Filing 233

ORDER granting [157 and 185] motions to seal certain exhibits. Signed by JUDGE ROBERT L HINKLE on 7/8/09. (RH)

Download PDF
IN THE UNITED STATES DISTRICT COURT FOR THE NORTHERN DISTRICT OF FLORIDA TALLAHASSEE DIVISION L.T., etc., et al., Plaintiffs, v. JUDY MANDRELL et al., Defendants. _______________________________/ ORDER SEALING CERTAIN EXHIBITS The parties have filed exhibits with personal identifiers that were not redacted as required by Federal Rule of Civil Procedure 5.2. They have filed consented motions to seal the unredacted exhibits. The exhibits are public records that properly should be made available to any member of the public who so requests. Complying with Rule 5.2 is sometimes burdensome--but the burden is the price that ordinarily must be paid to serve the important goals of having open court records, on the one hand, and protecting legitimate privacy interests, on the other. Redaction, rather than widespread sealing, is what the rule requires. CASE NO. 4:08cv332-RH/WCS Even so, the cost of redacting these records at this time can be avoided by sealing the records unless and until a member of the public requests access to them. If there is a request for access, the attorney who filed the exhibit will be required to file a properly redacted copy that will be maintained on the public docket. The originals as now in the court file will remain under seal. For these reasons, IT IS ORDERED: The parties' consented motions (documents 157 and 185) to seal certain exhibits are GRANTED. The clerk must maintain under seal documents 112 through115, 119 through 126, 142, 169-2 through 169-18, 170-2, 171-2 through 171-3, 172 through 172-4, and 174-2 through 174-5. The plaintiff will be required to file a properly redacted copy of an exhibit if any member of the public requests access to it. SO ORDERED on July 8, 2009. s/Robert L. Hinkle United States District Judge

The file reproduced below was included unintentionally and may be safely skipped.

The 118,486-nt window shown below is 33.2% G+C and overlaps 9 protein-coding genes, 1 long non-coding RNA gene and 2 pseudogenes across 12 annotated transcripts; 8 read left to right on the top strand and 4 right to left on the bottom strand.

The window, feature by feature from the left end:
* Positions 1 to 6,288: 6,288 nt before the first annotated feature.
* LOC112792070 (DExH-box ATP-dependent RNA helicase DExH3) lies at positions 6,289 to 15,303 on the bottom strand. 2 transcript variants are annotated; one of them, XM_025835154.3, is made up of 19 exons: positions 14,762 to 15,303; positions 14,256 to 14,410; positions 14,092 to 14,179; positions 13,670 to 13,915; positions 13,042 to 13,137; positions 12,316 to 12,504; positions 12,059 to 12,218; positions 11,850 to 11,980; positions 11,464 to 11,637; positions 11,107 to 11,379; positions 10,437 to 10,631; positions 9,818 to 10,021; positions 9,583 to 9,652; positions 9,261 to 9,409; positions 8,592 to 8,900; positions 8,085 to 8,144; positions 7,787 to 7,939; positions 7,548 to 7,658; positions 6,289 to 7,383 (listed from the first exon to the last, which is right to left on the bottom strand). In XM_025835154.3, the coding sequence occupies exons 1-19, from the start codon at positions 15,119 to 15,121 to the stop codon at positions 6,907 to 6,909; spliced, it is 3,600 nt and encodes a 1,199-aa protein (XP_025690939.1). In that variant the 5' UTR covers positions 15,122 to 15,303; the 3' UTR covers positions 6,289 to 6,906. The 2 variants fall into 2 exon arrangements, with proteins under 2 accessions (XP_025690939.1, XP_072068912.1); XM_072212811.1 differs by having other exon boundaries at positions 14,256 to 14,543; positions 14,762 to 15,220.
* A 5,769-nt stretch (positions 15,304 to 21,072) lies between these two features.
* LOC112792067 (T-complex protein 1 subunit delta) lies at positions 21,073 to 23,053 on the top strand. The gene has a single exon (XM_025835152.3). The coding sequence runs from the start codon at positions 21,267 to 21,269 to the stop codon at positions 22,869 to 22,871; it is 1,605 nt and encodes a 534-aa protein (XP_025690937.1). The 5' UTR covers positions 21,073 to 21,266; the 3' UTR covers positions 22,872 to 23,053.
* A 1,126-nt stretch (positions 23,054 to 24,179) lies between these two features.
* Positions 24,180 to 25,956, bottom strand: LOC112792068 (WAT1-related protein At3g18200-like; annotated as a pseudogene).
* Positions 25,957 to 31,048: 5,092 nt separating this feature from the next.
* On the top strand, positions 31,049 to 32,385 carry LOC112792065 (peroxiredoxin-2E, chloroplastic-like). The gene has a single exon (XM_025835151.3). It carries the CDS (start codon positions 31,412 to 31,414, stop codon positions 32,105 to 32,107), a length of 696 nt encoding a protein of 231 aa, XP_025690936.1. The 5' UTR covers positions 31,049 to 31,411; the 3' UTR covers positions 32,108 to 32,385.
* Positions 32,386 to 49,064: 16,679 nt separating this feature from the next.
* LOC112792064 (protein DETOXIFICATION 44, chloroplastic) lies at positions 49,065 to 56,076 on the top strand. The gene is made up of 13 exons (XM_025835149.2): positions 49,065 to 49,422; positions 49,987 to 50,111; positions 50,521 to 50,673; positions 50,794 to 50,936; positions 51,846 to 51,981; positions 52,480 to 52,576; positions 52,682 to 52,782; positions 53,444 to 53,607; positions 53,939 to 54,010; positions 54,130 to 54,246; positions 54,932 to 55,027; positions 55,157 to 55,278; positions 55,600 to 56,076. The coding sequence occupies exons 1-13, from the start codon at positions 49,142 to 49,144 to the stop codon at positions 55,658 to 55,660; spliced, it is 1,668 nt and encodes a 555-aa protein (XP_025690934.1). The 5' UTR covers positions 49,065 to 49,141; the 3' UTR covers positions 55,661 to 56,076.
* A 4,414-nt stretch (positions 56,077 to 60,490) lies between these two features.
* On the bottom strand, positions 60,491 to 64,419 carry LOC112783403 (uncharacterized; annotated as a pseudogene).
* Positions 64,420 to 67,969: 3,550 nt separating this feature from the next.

Disclaimer: Justia Dockets & Filings provides public litigation records from the federal appellate and district courts. These filings and docket sheets should not be considered findings of fact or liability, nor do they necessarily reflect the view of Justia.

Why Is My Information Online?